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Norma Henley: In Her Chair

The following homage to one of my former students was originally five pages long. I’ve boiled it down to two hundred and two words.

Norma Henley: In Her Chair

Her wheelchair was old; the metal clanked. Limbs twisted, her clenched hand batted the controls as she maneuvered the chair into my office.

An attendant interpreted the punctuated moans coming from Norma’s slack lips. Norma would be taking my composition course. Norma had things to say.

For three semesters, she labored on her article condemning airlines’ mistreatment of disabled passengers. She wrote on an old-fashioned computer, her crooked index finger wavering in the air above keys separated by a metal plate punched with holes. Her finger hovered and plunged, jabbing at keys, one precious letter appearing every few seconds.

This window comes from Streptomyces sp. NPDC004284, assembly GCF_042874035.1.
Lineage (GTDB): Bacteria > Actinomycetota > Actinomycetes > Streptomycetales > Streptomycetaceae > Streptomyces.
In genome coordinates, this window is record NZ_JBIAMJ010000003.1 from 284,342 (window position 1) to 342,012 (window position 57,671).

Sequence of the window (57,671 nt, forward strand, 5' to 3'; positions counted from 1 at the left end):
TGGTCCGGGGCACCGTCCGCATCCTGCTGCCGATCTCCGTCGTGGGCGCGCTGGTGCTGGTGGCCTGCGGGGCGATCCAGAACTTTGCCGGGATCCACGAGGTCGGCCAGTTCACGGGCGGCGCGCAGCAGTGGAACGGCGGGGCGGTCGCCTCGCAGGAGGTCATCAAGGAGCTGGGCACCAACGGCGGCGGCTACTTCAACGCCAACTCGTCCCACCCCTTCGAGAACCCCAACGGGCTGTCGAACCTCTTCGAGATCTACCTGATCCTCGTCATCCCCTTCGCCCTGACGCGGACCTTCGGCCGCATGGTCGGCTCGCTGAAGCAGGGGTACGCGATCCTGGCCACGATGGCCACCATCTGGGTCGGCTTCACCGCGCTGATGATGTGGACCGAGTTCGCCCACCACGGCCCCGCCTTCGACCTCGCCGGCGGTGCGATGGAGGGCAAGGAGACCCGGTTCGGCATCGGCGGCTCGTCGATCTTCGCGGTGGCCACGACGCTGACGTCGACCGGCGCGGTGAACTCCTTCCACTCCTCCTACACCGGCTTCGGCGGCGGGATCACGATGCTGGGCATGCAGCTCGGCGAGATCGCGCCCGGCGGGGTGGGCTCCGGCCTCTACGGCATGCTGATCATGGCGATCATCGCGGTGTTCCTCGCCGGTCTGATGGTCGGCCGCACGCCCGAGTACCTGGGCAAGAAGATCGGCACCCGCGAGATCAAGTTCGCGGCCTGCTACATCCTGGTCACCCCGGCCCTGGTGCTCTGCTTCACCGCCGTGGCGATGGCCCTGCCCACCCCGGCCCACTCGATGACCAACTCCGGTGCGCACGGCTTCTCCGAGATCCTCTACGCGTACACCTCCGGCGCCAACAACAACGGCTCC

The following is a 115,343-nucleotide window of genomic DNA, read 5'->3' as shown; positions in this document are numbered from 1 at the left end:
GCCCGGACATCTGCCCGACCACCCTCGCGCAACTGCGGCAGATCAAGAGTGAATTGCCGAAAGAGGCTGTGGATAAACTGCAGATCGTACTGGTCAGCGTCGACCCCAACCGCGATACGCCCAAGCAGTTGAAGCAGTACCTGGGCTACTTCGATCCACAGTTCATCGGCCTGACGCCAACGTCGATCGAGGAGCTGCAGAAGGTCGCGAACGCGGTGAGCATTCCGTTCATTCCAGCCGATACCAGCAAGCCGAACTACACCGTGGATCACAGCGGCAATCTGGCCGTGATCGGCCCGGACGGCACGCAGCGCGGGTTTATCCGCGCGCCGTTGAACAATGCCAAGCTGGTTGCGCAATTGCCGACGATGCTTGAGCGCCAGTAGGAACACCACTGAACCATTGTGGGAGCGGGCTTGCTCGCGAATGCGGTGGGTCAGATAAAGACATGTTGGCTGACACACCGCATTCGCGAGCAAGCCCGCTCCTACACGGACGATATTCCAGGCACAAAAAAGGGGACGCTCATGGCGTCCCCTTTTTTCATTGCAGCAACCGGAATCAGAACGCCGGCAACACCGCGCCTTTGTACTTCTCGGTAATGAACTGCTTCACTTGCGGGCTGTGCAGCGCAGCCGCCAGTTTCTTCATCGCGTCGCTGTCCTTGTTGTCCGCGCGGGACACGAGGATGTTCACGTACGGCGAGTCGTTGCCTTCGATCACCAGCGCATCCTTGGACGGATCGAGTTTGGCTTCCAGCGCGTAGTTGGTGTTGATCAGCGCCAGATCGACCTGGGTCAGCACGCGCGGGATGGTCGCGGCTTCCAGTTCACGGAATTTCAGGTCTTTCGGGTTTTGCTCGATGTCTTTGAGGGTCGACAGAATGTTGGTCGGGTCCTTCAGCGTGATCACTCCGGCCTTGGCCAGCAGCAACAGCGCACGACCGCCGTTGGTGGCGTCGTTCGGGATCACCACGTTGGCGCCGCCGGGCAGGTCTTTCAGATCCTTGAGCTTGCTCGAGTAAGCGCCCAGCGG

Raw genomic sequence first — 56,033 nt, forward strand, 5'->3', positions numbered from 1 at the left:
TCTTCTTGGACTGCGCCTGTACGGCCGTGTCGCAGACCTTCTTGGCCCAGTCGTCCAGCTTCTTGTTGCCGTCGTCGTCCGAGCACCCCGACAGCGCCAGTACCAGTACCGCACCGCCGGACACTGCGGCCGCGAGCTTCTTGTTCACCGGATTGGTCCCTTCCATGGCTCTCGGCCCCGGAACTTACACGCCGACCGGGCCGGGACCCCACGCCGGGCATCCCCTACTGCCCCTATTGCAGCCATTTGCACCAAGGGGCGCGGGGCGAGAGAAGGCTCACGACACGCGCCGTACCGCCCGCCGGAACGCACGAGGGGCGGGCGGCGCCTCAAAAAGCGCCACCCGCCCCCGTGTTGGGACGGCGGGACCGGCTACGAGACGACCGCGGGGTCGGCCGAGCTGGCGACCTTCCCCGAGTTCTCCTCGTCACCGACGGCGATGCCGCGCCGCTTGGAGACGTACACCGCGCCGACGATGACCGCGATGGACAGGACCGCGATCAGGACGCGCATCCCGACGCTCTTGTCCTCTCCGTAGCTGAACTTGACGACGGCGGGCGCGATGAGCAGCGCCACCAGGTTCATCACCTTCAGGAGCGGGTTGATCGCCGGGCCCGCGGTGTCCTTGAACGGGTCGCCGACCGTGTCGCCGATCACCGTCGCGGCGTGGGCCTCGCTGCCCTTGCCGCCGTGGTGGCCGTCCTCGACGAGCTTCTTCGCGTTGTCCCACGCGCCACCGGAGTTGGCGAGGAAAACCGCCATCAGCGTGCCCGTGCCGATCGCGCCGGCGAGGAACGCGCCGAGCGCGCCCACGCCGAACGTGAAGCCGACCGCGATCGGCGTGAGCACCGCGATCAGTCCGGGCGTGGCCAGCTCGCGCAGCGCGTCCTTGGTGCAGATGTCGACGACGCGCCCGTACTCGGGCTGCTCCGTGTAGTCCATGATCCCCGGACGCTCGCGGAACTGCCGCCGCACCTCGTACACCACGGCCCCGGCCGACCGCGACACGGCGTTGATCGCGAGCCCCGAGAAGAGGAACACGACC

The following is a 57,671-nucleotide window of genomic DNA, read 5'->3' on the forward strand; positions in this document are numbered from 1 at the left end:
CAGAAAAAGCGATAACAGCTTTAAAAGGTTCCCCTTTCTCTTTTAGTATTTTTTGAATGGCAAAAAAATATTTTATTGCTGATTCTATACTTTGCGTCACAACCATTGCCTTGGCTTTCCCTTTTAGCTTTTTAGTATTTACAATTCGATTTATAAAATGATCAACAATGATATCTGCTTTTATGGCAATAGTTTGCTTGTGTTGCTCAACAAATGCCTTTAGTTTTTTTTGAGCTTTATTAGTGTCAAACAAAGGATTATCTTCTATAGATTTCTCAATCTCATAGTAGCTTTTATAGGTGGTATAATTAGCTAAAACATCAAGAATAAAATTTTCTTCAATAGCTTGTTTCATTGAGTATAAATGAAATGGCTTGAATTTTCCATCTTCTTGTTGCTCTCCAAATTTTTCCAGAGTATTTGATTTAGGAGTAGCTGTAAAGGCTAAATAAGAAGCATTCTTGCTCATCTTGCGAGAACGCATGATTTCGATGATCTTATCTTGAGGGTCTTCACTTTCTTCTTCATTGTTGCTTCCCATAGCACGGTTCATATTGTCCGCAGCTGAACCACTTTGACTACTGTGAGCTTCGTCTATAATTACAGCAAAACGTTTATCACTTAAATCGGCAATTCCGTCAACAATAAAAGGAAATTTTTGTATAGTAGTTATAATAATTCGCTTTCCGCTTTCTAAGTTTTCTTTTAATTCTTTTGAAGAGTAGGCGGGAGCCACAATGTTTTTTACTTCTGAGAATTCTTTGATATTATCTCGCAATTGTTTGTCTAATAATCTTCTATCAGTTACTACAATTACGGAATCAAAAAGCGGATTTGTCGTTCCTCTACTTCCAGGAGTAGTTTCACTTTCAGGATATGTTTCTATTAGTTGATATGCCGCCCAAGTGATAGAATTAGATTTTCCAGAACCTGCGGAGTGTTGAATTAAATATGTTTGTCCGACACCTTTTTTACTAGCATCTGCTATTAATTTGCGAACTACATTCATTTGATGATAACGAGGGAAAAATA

Institutionalized, released, rendered sterile, frustrated yet laughing like a raucous crow, hoarse and shrieking, Norma insisted, “Sex is great.”

Christmas vacation: Norma in the hospital. I squatted at her bedside.

She spoke. She repeated herself five times before I understood: “They give me two weeks to live.”

Two days later, she died.

Publisher after publisher rejected her article. Excuses.

Listen to Norma, and imagine yourself in her chair:

“Imagine that you are going on vacation, bags packed and ticket to sunny Southern California in hand, when the flight attendant at the gate takes one look at you and refuses to let you board.”

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